These top tips are for professionals in education and industry, collaborating to create effective education programmes.
The top tips are inspired, firstly, by the success of the Academy9 programme and the desire to leave a lasting legacy; in October 2018, the programme was awarded the Skills Impact Initiative of the Year by the British Construction Industry (BCI).
Secondly, it originates from, and is a contribution to, Scottish Government strategies on youth employment, STEM learning, enterprise and skills, and Developing the Young Workforce (DYW).
These strategies stress the need for schools, industry, business, and employers to work collaboratively through “meaningful and productive school employer partnerships.” to “prepare young people for the world of work”1 for example, by providing work placements, references, opportunities for work shadowing, internships, etc., to nurture entrepreneurship skills and develop transferable work-relevant skills for “job applications, CV writing and interviews”.2
What is the secret to creating effective education programmes?
A simple answer is – there is no single factor.
Effectiveness is measured in various ways – for example, in relation to numbers of participants; by rates of satisfaction/enjoyment registered by participants; or by comments from teachers witnessing positive changes in the skills and capabilities, attributes and aspirations of young people; or by how the programme builds the capacity and confidence of practitioners in relation to the development of STEM skills and awareness of STEM-related careers.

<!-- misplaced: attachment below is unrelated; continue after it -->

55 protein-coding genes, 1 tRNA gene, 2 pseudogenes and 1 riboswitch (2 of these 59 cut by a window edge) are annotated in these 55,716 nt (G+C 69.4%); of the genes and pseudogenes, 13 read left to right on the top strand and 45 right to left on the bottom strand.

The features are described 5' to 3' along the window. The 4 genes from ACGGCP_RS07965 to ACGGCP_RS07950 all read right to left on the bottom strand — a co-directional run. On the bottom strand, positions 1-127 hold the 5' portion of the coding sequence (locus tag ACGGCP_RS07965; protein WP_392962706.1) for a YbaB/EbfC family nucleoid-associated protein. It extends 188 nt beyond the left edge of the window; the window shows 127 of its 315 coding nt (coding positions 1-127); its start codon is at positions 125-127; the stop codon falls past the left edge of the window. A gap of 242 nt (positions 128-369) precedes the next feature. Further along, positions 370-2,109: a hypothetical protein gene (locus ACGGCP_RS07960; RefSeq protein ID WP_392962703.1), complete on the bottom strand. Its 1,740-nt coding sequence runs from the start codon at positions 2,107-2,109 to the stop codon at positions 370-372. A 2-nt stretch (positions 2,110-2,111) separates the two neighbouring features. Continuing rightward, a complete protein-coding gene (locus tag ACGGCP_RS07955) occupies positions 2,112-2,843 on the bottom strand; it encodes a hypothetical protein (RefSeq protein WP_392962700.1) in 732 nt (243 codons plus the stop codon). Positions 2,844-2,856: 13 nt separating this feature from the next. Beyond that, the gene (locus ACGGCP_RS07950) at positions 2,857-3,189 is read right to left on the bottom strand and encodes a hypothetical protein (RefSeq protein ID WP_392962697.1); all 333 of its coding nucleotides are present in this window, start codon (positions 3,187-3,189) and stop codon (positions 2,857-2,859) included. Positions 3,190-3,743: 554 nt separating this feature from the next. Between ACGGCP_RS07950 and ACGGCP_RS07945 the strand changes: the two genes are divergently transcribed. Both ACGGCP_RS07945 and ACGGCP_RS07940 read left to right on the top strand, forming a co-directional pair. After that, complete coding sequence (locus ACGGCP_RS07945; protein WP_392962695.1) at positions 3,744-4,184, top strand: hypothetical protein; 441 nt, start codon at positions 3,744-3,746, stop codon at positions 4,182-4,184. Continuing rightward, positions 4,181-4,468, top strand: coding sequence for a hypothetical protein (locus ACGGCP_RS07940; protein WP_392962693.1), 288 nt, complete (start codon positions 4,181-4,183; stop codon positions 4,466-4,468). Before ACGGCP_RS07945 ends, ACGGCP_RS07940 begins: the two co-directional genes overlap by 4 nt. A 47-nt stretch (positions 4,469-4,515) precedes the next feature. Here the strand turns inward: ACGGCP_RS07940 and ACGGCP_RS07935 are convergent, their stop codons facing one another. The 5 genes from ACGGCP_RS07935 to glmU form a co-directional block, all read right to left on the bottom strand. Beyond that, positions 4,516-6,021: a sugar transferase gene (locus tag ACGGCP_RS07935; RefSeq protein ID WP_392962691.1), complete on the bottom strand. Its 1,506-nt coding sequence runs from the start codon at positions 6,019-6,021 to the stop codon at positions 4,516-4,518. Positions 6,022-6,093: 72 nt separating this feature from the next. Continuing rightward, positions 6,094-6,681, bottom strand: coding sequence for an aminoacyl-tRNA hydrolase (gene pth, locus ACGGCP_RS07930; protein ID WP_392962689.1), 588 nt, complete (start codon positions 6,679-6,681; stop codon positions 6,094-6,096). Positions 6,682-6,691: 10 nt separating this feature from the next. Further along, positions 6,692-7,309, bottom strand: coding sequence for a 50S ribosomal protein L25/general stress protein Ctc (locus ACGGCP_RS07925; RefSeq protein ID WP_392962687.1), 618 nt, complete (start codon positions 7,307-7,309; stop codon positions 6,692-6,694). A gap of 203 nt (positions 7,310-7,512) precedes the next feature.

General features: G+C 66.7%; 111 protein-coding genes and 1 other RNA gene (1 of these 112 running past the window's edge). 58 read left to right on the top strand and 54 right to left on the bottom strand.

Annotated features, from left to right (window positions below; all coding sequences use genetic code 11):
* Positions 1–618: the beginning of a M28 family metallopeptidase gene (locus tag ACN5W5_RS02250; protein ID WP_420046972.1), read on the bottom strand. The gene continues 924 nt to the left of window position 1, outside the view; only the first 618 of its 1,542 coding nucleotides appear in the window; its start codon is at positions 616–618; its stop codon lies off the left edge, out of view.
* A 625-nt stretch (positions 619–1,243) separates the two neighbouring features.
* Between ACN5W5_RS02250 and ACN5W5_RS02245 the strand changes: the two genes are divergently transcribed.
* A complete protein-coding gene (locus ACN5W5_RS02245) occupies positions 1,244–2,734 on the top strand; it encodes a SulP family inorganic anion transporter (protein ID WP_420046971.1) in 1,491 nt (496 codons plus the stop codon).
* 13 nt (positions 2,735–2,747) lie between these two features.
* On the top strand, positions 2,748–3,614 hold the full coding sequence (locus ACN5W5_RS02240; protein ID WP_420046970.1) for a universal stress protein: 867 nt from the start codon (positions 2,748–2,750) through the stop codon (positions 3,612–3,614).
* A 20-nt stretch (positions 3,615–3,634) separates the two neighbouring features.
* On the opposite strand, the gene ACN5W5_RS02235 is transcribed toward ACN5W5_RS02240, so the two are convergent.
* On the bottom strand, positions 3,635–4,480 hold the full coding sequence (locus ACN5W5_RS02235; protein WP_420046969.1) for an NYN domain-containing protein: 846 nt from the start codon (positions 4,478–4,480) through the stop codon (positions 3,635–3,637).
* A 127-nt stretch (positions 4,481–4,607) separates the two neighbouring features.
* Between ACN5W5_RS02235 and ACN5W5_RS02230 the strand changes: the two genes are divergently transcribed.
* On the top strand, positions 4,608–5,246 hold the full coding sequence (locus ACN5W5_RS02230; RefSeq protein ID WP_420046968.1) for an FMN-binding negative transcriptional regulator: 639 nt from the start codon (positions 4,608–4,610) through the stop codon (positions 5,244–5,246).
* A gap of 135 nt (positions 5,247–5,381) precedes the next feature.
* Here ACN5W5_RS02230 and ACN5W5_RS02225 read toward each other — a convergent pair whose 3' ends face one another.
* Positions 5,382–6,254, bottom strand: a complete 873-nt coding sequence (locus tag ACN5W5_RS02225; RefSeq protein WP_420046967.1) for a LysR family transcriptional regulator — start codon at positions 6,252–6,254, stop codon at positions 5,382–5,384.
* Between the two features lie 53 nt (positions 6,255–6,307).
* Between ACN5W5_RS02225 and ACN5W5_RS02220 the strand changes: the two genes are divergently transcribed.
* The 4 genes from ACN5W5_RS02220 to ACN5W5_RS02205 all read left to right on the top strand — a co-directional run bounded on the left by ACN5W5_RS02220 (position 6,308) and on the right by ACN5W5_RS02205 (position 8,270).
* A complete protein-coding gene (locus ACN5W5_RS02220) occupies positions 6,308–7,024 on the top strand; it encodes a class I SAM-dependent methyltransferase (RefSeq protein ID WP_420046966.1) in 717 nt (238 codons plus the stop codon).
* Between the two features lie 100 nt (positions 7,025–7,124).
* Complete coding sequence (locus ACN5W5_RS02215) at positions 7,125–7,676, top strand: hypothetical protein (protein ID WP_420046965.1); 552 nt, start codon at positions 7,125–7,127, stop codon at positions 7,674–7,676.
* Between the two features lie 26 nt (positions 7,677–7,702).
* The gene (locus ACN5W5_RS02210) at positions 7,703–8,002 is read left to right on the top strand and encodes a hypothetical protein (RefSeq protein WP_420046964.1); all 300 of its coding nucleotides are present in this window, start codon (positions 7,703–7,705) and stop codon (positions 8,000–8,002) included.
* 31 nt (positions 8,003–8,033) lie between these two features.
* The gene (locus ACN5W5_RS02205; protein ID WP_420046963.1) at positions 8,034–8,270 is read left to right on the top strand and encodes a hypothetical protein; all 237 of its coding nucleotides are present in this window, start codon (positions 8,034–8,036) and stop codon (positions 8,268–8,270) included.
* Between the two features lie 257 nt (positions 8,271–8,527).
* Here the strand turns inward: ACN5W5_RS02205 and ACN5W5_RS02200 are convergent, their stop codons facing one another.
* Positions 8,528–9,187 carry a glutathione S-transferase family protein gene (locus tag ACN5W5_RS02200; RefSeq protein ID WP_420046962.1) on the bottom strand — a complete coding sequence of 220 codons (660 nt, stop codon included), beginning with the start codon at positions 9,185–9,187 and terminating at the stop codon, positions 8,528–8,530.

Here are some initial top tips for creating your own programme:
- It should address a current question/live issue relating to education and/or industry
- It should have a clear, forward-looking strategic vision
- It should be thoroughly planned
- It should set high standards, by having high expectations
- It should be jointly designed, involving all partners, and relate closely to the curriculum
- It should be appropriately ambitious in its objectives
- Its purpose should be clear – as a short-term intervention, or as a longer-term development
- It should relate clearly to other policy trends/initiatives/practices in education/industry
- Its delivery should involve collaborative partnerships, based on mutual knowledge exchange, sharing and joint ownership and reciprocal benefits
- The content and events/challenges should be relevant to actual work contexts
- It should create a positive mindset in young people to maximise their motivations and learning potential
- It should add to young peoples’ portfolio of wider achievement3
- It should embrace equality and diversity
- It should seek to bring about transformative change by building capacity amongst practitioners, school and centre leaders, and key decision-makers and by providing them with opportunities to develop their professional knowledge and skills.
1 – Education Scotland/Smarter Scotland (2015), Developing the Young Workforce – School/Employer Partnerships, The Scottish Government, Edinburgh, pp. 1-2.
3 – Education Scotland, National Improvement Hub ‘Profiling skills and achievement in the context of career education’